Man standing in a library looking at a window

Tom Barnett: A Lifetime Pursuit of Service

By Malachi Petersen, M.P.A. '15

For University of South Dakota School of Law alumnus Thomas Barnett, public service is a lifetime pursuit.

The 66-year-old executive director of the South Dakota State Bar Association (SDSBA) announced earlier this year that he’ll be retiring from his position after more than 28 years at the helm of the organization that oversees the admissions and discipline processes for every attorney in the state.

During his years with the SDSBA, Barnett spearheaded a computer assisted legal research program for South Dakota lawyers that is still in use today, as well as took a brief leave of absence to lead the fight against an initiated measure which would have allowed judges and juries to be sued individually for their decisions in cases.

From an early age, Barnett says he knew he wanted to be in the legal profession. At the ripe young age of 7 or 8, he remembers being a political junkie and reading his hometown newspaper, the Argus Leader.

“The bottom line is I decided I was going to be a lawyer when I was 9 or 10 years old. That was a given,” he said.

When it came time to go to college, Barnett decided to go to USD to major in government under the tutelage of legendary professor and political scientist William “Doc” Farber. During his senior year at USD in the spring of 1973, Barnett’s cousin advised him that if he wanted to practice law in South Dakota he should continue his studies in Vermillion.

“It is undeniable that he and the bar leadership over his tenure have accomplished a great deal for the good of the bar as an organization, the profession and the public it serves.”
—Dean Tom Geu

After graduating from law school in 1976, he went into public practice, working as a legal aid attorney on and around the Crow Creek Reservation. With a large service area which included Mitchell and Pierre, he handled whatever legal issues “came in the door that poor people experienced.”

“It may sound altruistic, but I was young, single, and it was an opportunity to give back to society. Certainly, private practice would have been more lucrative, but my thought was this was a time in my life when I can devote a number of years to public service,” he said.

Three years as a legal aid attorney took its toll, though.

“It was an opportunity for me to give back to society and I did it for three years and at the end of the three years I was frankly burned out from the caseload and went into private practice,” he said.

Barnett eventually found his way to the executive director role of the SDSBA where, for almost three decades, he worked tirelessly to improve the legal profession in the state. According to Tom Geu, dean of the USD School of Law, Barnett has been a “wonderful and loyal alumnus.”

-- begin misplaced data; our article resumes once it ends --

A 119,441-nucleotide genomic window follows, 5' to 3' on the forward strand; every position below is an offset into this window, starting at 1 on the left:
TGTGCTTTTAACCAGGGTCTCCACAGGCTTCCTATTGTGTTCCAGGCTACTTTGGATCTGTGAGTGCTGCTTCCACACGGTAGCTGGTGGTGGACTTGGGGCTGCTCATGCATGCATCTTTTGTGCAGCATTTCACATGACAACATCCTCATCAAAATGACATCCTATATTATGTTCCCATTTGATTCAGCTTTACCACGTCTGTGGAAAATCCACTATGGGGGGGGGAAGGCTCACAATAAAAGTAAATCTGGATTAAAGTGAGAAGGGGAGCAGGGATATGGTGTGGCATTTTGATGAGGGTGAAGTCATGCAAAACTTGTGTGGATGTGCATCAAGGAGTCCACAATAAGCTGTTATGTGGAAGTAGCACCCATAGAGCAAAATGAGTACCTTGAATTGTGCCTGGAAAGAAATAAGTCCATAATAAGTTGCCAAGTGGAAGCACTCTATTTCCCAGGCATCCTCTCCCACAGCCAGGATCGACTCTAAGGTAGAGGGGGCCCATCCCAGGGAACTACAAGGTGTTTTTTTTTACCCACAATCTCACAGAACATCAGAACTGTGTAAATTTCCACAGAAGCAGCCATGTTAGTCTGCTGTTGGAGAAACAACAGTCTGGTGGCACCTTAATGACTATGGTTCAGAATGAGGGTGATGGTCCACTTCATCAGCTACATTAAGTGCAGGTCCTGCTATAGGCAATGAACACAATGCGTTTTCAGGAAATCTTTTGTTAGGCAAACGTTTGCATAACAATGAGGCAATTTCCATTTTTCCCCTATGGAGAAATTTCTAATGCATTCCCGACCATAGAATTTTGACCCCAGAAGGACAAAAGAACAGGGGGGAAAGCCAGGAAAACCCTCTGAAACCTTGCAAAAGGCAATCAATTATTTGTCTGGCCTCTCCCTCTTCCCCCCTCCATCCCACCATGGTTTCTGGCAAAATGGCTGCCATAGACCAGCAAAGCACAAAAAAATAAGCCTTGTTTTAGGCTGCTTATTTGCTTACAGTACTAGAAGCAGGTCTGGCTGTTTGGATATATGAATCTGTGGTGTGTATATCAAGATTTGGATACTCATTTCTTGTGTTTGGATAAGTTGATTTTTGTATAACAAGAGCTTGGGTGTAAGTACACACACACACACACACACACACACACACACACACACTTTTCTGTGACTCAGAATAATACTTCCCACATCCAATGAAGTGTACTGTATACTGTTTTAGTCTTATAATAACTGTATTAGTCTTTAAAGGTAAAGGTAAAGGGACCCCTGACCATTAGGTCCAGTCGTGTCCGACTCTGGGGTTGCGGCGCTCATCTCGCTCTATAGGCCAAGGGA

Every year for more than 25 years, he’s made a presentation to the professional responsibility class at USD, and not once can Geu recall him having skipped a year.

“One thing I have come to admire is that you always know where he stands on an issue,” Geu said. “He will listen and can be convinced, but a person knows his starting point. His stating a tentative position firmly at the outset affords a  great deal of efficiency in decision-making. Another
thing you can always count on is that he has the best interest of the profession as he sees it at heart.”

The work that Barnett has done for the legal profession in the state has been exemplary according to both Geu and Barnett’s longtime friend Bob Frieberg, a lawyer in Beresford.

“Looking back at his service as executive director of the South Dakota State Bar Association, it is undeniable that he and the bar leadership over his tenure have accomplished a great deal for the good of the bar as an organization, the profession, and the public it serves,” Geu said.

Frieberg said for the 30 years he’s known Barnett, he’s known the man to be very committed to his work and credits him with doing anTom Barnett “outstanding job” in his position with the SDSBA.

“I think he has maintained a good working relationship with a lot of constituencies beside the State Bar. I think he has maintained or improved the relationship between the bar and the judiciary.

He’s always been sensitive to the fact that the bar is a creature of and responsible to the judiciary — he’s been pretty faithful to that,” Frieberg said.

While his time as the head of the SDSBA might be coming to an end, Barnett says he’s far from giving up his work in public service.

“I’m thinking I want to do pro bono on my own and I’d also like to teach,” he said. “I’m young enough and still active enough that I’m not just
going to disappear and curl up. There’s plenty of things for me to do.”

Asked what advice he would give to those who are studying law now, Barnett recalls something an old law professor told his class in the '70s. The
professor told them that the practice of law allows people to live a life of “gentile poverty.”

“In other words, you’re never going to be rich, but you’re going to live a rich life,” Barnett said. “It is a rich and rewarding profession of which I am very, very proud to be a member.”